Three Years Later

December three years ago I wrote what has become my most popular post. With the hope you have a Christ-filled Christmas, I am reblogging “The Divine Sperm”:

Gabriel had delivered God’s message, but it could not be activated without Mary’s consent. From all the available virgins she was the one who had been chosen; yet she must be willing to submit. Nothing would be forced on her.

The social stigma would be inevitable in her small town. She could expect gossip, suspicion, shame, shunning, possibly stoning. And oh, the pain she would cause her family–her mother, her father–and her fiancé! But there were more lives than hers and theirs at stake.

Gathering up faith to accept the Divine offer with all its known and unknown risks, she gave the waiting Gabriel her answer.  “Then Mary said, Behold, I am the handmaiden of the Lord; let it be done to me according to what you have said. And the angel left her” (Luke 1:38 AMP). When Mary merged her will into God’s will, the power of the Holy Spirit impregnated her with the Son of God.

Three decades later one man’s worldview was revolutionized when the Son of God discussed supernatural birth with him. Nicodemus, a member of the highest legal, legislative, and judicial body of the Jews, was stunned when “Jesus answered him, I assure you, most solemnly I tell you, that unless a person is born again (anew, from above), he cannot ever see (know, be acquainted with, and experience) the kingdom of God” (John 3:3 AMP).

To Nicodemus, held captive by his inquiring mind as an Old Testament scholar, such an idea was absurd. But to the Son of God, it made perfect sense:  “What is born of [from] the flesh is flesh [of the physical is physical]; and what is born of the Spirit is spirit” (John 3:3 AMP). This rebirth is a choice any individual who wants to become a legitimate child of God can make.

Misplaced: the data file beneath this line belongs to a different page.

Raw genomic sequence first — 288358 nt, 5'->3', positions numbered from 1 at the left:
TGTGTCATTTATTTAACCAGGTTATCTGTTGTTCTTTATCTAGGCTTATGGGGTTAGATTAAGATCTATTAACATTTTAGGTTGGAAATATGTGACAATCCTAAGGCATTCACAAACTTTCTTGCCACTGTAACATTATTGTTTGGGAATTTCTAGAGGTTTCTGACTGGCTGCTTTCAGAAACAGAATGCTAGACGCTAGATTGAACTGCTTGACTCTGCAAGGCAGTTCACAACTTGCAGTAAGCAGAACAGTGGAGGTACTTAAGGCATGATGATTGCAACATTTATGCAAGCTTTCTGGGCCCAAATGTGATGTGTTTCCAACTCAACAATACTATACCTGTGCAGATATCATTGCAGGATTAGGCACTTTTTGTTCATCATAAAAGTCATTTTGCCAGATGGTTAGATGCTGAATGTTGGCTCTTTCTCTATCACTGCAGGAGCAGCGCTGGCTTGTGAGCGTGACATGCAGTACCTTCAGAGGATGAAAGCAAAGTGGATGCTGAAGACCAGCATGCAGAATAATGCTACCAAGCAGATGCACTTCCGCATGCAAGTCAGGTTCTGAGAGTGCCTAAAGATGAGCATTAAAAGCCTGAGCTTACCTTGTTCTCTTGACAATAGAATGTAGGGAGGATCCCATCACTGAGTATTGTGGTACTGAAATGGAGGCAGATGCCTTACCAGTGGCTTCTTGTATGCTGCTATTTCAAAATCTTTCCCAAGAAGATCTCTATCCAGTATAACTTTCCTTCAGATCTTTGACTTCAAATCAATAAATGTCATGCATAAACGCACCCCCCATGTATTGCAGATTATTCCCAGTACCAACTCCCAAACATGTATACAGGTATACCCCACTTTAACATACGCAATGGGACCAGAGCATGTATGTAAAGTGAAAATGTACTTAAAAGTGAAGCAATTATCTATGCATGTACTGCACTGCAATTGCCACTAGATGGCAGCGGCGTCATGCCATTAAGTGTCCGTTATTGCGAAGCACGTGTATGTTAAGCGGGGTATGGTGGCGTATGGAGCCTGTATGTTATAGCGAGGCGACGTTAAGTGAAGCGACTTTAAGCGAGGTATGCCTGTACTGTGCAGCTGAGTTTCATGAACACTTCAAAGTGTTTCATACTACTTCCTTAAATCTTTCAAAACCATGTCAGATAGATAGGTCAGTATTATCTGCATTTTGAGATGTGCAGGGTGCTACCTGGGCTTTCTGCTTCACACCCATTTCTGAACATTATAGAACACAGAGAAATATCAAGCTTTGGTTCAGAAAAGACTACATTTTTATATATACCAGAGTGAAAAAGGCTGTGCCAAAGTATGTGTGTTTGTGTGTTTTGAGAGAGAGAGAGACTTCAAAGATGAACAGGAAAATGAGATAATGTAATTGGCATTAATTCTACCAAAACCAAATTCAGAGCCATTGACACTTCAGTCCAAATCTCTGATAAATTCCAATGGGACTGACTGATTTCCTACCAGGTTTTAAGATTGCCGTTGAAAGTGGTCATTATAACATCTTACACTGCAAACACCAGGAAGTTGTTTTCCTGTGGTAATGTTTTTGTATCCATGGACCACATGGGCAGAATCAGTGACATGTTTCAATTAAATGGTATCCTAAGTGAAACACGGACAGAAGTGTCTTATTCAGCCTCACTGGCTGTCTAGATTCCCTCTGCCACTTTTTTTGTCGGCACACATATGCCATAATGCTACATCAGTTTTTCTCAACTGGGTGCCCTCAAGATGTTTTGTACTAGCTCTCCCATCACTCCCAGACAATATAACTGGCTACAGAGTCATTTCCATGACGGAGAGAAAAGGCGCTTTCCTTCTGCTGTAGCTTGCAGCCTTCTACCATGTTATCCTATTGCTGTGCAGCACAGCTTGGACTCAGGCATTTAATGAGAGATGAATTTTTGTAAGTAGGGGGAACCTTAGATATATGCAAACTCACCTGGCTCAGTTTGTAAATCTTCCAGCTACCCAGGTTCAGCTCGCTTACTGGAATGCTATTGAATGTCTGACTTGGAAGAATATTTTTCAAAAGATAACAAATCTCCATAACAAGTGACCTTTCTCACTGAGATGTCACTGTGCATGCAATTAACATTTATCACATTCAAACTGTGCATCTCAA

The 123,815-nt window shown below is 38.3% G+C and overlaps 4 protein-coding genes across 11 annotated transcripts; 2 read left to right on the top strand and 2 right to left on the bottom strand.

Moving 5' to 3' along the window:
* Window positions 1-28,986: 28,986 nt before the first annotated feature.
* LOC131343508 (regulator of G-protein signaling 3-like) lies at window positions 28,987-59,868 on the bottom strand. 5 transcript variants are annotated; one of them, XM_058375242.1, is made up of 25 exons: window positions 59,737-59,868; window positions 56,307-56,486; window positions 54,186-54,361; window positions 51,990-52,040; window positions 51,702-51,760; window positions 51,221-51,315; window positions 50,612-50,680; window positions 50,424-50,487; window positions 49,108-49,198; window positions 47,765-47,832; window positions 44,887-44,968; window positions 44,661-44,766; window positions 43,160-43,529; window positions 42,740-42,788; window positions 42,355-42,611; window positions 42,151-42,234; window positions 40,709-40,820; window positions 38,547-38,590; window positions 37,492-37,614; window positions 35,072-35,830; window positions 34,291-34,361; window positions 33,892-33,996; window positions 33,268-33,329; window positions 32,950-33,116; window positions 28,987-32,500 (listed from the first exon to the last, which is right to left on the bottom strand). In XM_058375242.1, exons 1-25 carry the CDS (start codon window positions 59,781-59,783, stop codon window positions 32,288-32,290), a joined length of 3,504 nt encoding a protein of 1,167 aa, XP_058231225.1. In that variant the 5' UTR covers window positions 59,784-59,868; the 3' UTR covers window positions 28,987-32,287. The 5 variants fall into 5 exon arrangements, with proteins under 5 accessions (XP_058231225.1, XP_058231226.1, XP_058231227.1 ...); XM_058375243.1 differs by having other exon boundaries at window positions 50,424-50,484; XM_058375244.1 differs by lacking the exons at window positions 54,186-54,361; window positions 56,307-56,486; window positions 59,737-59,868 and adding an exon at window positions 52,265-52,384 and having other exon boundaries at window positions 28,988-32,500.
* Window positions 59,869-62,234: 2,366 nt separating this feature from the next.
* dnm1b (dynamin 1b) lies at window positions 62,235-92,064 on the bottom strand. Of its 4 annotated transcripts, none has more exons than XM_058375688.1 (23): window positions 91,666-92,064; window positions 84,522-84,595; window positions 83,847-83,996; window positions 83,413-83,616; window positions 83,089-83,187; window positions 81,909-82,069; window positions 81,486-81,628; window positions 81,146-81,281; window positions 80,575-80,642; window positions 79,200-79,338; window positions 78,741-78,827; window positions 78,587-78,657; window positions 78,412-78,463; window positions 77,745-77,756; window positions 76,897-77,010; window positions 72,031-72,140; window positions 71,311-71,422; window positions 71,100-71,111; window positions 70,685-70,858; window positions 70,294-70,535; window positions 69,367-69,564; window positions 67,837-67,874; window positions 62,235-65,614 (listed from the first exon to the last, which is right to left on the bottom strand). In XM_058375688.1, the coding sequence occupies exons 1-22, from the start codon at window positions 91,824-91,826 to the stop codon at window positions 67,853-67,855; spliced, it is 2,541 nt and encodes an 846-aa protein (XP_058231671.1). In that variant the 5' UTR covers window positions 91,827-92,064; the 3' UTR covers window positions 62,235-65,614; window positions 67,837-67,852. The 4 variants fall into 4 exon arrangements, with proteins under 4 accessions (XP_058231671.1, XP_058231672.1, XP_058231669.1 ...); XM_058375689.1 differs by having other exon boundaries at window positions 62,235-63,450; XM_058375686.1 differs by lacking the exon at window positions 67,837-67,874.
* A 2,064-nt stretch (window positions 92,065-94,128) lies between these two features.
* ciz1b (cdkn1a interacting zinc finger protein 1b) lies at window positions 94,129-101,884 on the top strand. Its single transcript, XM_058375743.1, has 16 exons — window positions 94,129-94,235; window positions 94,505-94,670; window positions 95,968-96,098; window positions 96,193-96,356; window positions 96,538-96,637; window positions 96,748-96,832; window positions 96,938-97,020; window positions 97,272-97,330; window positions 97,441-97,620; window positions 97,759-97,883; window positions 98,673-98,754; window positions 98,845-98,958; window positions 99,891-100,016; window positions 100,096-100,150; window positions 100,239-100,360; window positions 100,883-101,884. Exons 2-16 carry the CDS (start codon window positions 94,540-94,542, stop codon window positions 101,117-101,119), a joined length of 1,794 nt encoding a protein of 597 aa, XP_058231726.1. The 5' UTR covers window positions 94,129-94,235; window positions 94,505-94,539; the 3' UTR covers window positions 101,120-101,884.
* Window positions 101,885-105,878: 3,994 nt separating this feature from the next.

But to all who did receive Him,
He gave them the right to be children of God,
to those who believe in His name,
who were born,
not of blood,
or of the will of the flesh,
or of the will of man,
but of God.
(John 1:12-13 HCSB)

Did the highly educated and socially esteemed Nicodemus activate God’s promise of a new birth? If so, he could only do it with the key of faith. Did he decide to merge his will into God’s will? You be the judge:

After it was all over, Joseph (who came from Arimathaea and was a disciple of Jesus, though secretly for fear of the Jews) requested Pilate that he might take away Jesus’ body, and Pilate gave him permission. So he came and took his body down. Nicodemus also, the man who had come to him at the beginning by night, arrived bringing a mixture of myrrh and aloes, weighing about a hundred pounds. So they took his body and wound it round with linen strips with the spices, according to the Jewish custom of preparing a body for burial. In the place where he was crucified, there was a garden containing a new tomb in which nobody had yet been laid. Because it was the preparation day and because the tomb was conveniently near, they laid Jesus in this tomb.
(John 19:38-42 (Phillips)

Decision time comes at the moment we realize God has chosen us to be born again in a spiritual sense. Will we by faith merge our will into God’s will? If we give the consent for His seed to be implanted in our soul, God’s nature will germinate there and never die.

No one born (begotten) of God [deliberately, knowingly, and habitually] practices sin, for God’s nature abides in him [His principle of life, the divine sperm, remains permanently within him]; and he cannot practice sinning because he is born (begotten) of God. (1 John 3:9 AMP).


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